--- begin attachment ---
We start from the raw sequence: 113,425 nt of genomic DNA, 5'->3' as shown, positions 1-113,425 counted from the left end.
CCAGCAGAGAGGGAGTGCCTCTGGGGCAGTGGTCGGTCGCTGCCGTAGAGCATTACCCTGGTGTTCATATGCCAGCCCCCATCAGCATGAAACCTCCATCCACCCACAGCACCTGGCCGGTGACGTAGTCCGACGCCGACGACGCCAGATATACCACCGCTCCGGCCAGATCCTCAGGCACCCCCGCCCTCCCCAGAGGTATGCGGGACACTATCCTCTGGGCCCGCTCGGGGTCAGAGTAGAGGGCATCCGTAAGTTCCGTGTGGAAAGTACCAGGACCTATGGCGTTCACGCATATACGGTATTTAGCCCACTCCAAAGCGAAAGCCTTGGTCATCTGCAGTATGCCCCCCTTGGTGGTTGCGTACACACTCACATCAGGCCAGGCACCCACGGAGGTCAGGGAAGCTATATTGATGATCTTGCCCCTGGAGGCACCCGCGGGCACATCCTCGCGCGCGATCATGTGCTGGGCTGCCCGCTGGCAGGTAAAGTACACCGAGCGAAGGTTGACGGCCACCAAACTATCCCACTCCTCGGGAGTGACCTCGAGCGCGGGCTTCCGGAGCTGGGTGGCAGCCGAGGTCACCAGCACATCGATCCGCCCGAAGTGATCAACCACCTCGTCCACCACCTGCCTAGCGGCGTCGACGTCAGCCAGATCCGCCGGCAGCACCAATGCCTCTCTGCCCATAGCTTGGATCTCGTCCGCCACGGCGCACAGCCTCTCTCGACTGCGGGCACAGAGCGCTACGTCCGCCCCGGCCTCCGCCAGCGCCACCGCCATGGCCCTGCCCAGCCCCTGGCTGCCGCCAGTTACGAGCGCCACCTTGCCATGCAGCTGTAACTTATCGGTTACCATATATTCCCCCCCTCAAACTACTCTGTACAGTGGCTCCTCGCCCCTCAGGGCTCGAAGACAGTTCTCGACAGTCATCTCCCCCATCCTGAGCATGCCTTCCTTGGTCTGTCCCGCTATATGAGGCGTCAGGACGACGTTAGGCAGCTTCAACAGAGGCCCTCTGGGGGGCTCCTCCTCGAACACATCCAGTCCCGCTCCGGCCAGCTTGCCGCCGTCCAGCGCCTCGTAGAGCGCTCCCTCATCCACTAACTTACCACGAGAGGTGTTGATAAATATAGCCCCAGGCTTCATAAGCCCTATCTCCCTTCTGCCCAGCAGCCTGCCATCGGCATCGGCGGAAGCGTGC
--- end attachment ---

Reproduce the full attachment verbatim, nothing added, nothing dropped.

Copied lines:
We start from the raw sequence: 113,425 nt of genomic DNA, 5'->3' as shown, positions 1-113,425 counted from the left end.
CCAGCAGAGAGGGAGTGCCTCTGGGGCAGTGGTCGGTCGCTGCCGTAGAGCATTACCCTGGTGTTCATATGCCAGCCCCCATCAGCATGAAACCTCCATCCACCCACAGCACCTGGCCGGTGACGTAGTCCGACGCCGACGACGCCAGATATACCACCGCTCCGGCCAGATCCTCAGGCACCCCCGCCCTCCCCAGAGGTATGCGGGACACTATCCTCTGGGCCCGCTCGGGGTCAGAGTAGAGGGCATCCGTAAGTTCCGTGTGGAAAGTACCAGGACCTATGGCGTTCACGCATATACGGTATTTAGCCCACTCCAAAGCGAAAGCCTTGGTCATCTGCAGTATGCCCCCCTTGGTGGTTGCGTACACACTCACATCAGGCCAGGCACCCACGGAGGTCAGGGAAGCTATATTGATGATCTTGCCCCTGGAGGCACCCGCGGGCACATCCTCGCGCGCGATCATGTGCTGGGCTGCCCGCTGGCAGGTAAAGTACACCGAGCGAAGGTTGACGGCCACCAAACTATCCCACTCCTCGGGAGTGACCTCGAGCGCGGGCTTCCGGAGCTGGGTGGCAGCCGAGGTCACCAGCACATCGATCCGCCCGAAGTGATCAACCACCTCGTCCACCACCTGCCTAGCGGCGTCGACGTCAGCCAGATCCGCCGGCAGCACCAATGCCTCTCTGCCCATAGCTTGGATCTCGTCCGCCACGGCGCACAGCCTCTCTCGACTGCGGGCACAGAGCGCTACGTCCGCCCCGGCCTCCGCCAGCGCCACCGCCATGGCCCTGCCCAGCCCCTGGCTGCCGCCAGTTACGAGCGCCACCTTGCCATGCAGCTGTAACTTATCGGTTACCATATATTCCCCCCCTCAAACTACTCTGTACAGTGGCTCCTCGCCCCTCAGGGCTCGAAGACAGTTCTCGACAGTCATCTCCCCCATCCTGAGCATGCCTTCCTTGGTCTGTCCCGCTATATGAGGCGTCAGGACGACGTTAGGCAGCTTCAACAGAGGCCCTCTGGGGGGCTCCTCCTCGAACACATCCAGTCCCGCTCCGGCCAGCTTGCCGCCGTCCAGCGCCTCGTAGAGCGCTCCCTCATCCACTAACTTACCACGAGAGGTGTTGATAAATATAGCCCCAGGCTTCATAAGCCCTATCTCCCTTCTGCCCAGCAGCCTGCCATCGGCATCGGCGGAAGCGTGC